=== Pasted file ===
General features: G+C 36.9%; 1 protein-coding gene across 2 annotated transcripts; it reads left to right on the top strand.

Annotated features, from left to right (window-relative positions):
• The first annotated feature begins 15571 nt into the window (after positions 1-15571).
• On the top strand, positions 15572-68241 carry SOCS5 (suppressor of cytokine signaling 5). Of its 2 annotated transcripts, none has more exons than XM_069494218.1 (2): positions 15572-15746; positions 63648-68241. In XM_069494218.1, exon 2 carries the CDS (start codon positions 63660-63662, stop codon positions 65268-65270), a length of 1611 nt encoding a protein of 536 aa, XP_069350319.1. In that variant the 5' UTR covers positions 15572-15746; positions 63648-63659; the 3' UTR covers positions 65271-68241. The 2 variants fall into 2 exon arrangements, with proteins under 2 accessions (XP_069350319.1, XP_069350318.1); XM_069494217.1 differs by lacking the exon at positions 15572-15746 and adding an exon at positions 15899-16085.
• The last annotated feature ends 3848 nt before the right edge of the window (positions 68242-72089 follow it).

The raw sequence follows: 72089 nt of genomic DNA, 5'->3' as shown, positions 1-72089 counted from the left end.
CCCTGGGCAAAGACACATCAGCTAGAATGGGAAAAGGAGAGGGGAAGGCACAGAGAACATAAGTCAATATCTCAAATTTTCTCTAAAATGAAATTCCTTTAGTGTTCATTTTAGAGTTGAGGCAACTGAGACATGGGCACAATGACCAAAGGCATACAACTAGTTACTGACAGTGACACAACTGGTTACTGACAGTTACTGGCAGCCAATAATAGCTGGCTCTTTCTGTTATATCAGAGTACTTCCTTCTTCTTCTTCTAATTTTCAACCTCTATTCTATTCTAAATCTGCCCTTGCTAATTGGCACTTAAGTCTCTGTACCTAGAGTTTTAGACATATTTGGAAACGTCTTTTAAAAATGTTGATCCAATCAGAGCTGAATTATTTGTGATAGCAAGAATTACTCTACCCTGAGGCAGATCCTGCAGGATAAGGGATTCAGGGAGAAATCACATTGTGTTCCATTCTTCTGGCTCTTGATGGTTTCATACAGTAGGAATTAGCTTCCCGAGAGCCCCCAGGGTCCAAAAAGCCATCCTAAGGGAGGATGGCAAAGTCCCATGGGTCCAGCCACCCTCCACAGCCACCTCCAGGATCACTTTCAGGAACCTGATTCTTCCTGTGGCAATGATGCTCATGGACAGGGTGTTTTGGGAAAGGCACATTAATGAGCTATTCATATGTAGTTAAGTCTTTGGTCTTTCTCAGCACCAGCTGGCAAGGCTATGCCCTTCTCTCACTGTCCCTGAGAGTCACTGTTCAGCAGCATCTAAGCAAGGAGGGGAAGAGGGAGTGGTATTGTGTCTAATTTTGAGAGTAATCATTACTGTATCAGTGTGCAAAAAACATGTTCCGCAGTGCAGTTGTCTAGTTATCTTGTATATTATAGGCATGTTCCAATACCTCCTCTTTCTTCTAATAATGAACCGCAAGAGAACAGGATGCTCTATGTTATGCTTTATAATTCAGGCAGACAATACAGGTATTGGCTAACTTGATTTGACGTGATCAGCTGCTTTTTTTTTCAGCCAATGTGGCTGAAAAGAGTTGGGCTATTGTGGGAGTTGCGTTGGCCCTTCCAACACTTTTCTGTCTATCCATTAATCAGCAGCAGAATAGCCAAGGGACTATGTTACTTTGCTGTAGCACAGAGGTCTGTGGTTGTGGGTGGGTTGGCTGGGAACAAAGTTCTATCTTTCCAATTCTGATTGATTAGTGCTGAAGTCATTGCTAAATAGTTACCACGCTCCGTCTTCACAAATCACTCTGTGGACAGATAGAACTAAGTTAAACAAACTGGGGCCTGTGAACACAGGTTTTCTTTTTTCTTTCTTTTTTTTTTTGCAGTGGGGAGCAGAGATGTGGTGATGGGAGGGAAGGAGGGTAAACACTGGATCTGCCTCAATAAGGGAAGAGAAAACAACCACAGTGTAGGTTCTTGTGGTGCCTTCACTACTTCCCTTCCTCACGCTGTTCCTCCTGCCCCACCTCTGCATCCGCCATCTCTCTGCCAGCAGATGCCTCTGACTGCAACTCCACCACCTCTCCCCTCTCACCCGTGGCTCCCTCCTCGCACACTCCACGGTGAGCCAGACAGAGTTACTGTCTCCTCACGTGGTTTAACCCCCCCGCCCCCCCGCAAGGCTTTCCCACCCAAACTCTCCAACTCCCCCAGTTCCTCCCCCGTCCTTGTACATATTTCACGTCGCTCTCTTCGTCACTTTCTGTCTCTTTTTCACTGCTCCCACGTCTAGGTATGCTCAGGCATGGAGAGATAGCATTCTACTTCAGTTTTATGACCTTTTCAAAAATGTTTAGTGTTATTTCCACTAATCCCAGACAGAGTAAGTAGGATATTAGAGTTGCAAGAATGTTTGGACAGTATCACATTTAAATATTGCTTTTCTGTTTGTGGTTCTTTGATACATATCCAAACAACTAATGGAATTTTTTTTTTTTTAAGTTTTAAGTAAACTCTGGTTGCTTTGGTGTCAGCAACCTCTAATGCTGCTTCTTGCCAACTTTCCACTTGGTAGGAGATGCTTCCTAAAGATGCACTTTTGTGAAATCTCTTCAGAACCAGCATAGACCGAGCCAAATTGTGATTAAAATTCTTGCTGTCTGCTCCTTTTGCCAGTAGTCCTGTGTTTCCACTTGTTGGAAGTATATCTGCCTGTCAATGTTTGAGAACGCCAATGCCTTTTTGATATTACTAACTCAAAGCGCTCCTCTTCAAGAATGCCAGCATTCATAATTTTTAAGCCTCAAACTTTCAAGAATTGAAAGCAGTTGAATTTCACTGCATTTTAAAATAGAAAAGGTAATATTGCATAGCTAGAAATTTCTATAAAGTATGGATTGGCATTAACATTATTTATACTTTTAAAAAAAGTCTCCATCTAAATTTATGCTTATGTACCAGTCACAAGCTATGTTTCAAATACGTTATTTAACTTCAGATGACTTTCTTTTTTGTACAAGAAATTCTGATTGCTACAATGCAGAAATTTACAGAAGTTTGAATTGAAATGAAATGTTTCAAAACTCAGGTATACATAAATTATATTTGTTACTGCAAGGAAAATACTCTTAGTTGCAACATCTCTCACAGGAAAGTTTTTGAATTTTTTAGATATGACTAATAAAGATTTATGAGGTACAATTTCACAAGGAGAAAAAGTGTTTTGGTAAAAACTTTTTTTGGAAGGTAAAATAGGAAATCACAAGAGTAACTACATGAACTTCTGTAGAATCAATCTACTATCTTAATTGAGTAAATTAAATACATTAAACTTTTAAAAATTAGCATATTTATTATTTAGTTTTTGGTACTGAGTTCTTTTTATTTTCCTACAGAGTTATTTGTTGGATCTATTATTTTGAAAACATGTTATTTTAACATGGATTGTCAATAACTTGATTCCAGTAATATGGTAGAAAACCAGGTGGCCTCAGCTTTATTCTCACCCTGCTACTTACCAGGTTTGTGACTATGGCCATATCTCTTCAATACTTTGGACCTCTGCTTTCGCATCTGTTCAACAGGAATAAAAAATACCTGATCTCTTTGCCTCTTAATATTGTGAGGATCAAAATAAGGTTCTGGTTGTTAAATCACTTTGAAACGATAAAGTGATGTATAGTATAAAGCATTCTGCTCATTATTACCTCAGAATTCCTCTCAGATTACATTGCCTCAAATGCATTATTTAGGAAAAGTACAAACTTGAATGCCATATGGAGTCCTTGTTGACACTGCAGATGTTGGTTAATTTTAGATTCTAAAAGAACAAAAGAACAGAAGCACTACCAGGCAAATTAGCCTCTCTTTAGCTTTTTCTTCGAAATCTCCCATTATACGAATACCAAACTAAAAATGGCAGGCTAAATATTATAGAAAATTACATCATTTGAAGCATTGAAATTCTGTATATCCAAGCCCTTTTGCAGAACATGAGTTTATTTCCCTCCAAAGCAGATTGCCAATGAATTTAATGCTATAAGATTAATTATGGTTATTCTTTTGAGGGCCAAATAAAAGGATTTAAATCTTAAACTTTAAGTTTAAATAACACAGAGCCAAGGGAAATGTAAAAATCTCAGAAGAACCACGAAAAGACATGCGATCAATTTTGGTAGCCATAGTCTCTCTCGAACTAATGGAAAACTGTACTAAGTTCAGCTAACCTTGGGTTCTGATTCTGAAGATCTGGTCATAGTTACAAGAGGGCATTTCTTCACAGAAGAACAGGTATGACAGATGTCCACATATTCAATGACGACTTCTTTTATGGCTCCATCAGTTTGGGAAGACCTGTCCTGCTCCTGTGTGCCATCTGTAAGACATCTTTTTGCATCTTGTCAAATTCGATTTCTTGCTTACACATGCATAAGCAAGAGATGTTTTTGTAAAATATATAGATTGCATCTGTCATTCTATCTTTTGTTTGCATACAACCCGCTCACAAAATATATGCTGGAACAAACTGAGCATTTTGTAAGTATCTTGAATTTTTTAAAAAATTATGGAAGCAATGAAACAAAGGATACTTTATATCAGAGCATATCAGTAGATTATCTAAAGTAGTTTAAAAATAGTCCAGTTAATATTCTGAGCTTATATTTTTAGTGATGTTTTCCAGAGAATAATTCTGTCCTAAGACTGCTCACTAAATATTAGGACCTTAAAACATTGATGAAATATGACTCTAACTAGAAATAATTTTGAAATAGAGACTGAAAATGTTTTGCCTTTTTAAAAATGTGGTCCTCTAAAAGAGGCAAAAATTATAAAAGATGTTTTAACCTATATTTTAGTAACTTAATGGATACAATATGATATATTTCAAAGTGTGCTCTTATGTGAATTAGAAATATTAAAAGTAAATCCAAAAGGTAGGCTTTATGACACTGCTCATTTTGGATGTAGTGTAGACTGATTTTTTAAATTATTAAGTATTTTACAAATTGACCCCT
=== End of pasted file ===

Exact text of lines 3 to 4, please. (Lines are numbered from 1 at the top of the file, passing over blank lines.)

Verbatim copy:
• The first annotated feature begins 15571 nt into the window (after positions 1-15571).
• On the top strand, positions 15572-68241 carry SOCS5 (suppressor of cytokine signaling 5). Of its 2 annotated transcripts, none has more exons than XM_069494218.1 (2): positions 15572-15746; positions 63648-68241. In XM_069494218.1, exon 2 carries the CDS (start codon positions 63660-63662, stop codon positions 65268-65270), a length of 1611 nt encoding a protein of 536 aa, XP_069350319.1. In that variant the 5' UTR covers positions 15572-15746; positions 63648-63659; the 3' UTR covers positions 65271-68241. The 2 variants fall into 2 exon arrangements, with proteins under 2 accessions (XP_069350319.1, XP_069350318.1); XM_069494217.1 differs by lacking the exon at positions 15572-15746 and adding an exon at positions 15899-16085.